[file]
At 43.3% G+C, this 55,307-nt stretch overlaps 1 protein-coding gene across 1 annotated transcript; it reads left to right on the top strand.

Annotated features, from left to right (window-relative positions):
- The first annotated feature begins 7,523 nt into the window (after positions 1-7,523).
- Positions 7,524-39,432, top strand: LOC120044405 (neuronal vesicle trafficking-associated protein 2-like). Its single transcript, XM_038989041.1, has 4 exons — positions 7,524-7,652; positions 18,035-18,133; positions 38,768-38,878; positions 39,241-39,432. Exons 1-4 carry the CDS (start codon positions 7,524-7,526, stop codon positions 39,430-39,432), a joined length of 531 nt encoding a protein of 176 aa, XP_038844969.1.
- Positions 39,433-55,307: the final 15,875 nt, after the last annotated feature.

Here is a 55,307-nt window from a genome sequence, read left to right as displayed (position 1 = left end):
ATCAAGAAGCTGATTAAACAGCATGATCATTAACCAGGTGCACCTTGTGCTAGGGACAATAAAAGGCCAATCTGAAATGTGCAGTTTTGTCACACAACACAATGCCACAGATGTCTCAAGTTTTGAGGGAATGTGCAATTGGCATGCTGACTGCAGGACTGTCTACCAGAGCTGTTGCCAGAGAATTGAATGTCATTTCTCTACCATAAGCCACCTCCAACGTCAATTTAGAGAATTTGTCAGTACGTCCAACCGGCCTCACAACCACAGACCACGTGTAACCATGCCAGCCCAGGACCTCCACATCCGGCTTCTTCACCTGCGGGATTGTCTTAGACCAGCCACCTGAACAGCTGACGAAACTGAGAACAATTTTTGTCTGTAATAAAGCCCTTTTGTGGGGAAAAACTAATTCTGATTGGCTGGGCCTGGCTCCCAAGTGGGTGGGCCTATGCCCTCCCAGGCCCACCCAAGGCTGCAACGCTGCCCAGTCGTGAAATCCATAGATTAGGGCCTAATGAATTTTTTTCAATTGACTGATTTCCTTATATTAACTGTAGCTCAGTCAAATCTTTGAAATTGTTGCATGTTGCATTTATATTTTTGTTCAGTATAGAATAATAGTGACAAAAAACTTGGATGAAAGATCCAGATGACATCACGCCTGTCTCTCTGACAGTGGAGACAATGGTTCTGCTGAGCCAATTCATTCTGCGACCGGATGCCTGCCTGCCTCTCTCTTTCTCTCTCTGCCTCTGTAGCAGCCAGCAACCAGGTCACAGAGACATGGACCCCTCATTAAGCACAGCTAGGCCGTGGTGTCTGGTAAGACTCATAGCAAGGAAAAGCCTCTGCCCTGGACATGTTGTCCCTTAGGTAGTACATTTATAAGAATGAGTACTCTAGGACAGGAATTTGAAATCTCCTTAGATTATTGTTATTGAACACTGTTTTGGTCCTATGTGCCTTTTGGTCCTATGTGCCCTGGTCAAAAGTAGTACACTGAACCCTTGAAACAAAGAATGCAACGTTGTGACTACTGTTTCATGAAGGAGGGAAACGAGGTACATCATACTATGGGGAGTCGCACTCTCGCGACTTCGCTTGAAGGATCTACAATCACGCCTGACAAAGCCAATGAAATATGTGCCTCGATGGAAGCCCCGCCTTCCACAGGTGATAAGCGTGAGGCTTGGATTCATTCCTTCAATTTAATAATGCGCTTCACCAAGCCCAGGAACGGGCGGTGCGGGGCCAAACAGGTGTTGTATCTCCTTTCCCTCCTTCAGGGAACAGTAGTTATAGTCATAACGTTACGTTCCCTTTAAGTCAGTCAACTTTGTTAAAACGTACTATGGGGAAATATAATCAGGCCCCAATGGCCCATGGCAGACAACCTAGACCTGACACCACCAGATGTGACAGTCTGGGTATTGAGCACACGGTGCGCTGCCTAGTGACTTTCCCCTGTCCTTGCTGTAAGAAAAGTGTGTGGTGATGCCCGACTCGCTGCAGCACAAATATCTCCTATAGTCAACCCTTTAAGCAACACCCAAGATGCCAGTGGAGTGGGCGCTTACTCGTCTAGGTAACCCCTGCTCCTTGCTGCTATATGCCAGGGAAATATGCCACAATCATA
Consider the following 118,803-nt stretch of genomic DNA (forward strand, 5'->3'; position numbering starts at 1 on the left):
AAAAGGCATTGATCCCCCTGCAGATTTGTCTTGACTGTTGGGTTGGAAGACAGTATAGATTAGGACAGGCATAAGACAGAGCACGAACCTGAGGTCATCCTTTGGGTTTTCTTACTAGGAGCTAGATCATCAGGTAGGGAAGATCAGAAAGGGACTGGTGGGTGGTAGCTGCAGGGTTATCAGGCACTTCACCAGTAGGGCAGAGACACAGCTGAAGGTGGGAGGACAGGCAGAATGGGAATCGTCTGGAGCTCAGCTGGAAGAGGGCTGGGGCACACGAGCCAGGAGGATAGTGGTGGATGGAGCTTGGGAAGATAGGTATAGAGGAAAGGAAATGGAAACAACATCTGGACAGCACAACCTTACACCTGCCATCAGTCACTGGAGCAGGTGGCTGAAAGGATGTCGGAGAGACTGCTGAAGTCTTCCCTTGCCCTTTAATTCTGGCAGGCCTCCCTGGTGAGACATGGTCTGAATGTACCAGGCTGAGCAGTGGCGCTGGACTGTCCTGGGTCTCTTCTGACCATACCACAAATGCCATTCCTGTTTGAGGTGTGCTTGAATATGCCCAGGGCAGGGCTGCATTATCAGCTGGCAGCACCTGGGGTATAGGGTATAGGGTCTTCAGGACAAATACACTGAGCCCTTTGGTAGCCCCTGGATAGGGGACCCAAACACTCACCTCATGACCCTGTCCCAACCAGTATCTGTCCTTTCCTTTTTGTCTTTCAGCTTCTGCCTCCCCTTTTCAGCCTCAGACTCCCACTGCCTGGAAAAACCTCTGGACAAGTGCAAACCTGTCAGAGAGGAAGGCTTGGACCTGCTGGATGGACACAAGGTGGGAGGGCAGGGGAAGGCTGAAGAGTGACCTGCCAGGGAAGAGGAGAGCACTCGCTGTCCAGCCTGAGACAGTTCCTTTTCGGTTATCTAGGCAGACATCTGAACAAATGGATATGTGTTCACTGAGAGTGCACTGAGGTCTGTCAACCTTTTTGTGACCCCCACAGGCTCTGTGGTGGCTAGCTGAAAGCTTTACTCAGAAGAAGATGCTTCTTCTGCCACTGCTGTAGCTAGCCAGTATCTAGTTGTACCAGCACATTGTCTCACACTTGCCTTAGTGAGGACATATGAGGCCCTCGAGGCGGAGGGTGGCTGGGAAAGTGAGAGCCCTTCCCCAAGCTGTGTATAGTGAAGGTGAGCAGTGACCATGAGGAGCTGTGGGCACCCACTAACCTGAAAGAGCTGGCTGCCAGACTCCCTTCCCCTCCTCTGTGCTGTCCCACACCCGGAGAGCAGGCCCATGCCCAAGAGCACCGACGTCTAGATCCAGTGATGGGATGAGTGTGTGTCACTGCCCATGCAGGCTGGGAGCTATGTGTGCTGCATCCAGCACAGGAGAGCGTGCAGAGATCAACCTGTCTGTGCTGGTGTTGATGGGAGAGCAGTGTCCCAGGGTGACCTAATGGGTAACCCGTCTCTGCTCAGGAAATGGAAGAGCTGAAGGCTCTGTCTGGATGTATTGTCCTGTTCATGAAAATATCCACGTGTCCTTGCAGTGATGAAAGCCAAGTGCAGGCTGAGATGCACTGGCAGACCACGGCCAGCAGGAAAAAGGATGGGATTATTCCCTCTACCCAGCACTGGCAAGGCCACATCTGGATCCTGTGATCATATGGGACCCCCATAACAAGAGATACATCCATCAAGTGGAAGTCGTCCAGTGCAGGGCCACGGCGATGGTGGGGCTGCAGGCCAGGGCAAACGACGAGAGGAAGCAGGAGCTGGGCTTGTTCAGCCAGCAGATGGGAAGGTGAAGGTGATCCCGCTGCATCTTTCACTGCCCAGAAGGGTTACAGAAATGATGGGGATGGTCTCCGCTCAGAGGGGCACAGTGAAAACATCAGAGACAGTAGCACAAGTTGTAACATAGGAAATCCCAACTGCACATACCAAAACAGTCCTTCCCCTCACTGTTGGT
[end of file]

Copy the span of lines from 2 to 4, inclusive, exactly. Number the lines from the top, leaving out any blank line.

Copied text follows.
Annotated features, from left to right (window-relative positions):
- The first annotated feature begins 7,523 nt into the window (after positions 1-7,523).
- Positions 7,524-39,432, top strand: LOC120044405 (neuronal vesicle trafficking-associated protein 2-like). Its single transcript, XM_038989041.1, has 4 exons — positions 7,524-7,652; positions 18,035-18,133; positions 38,768-38,878; positions 39,241-39,432. Exons 1-4 carry the CDS (start codon positions 7,524-7,526, stop codon positions 39,430-39,432), a joined length of 531 nt encoding a protein of 176 aa, XP_038844969.1.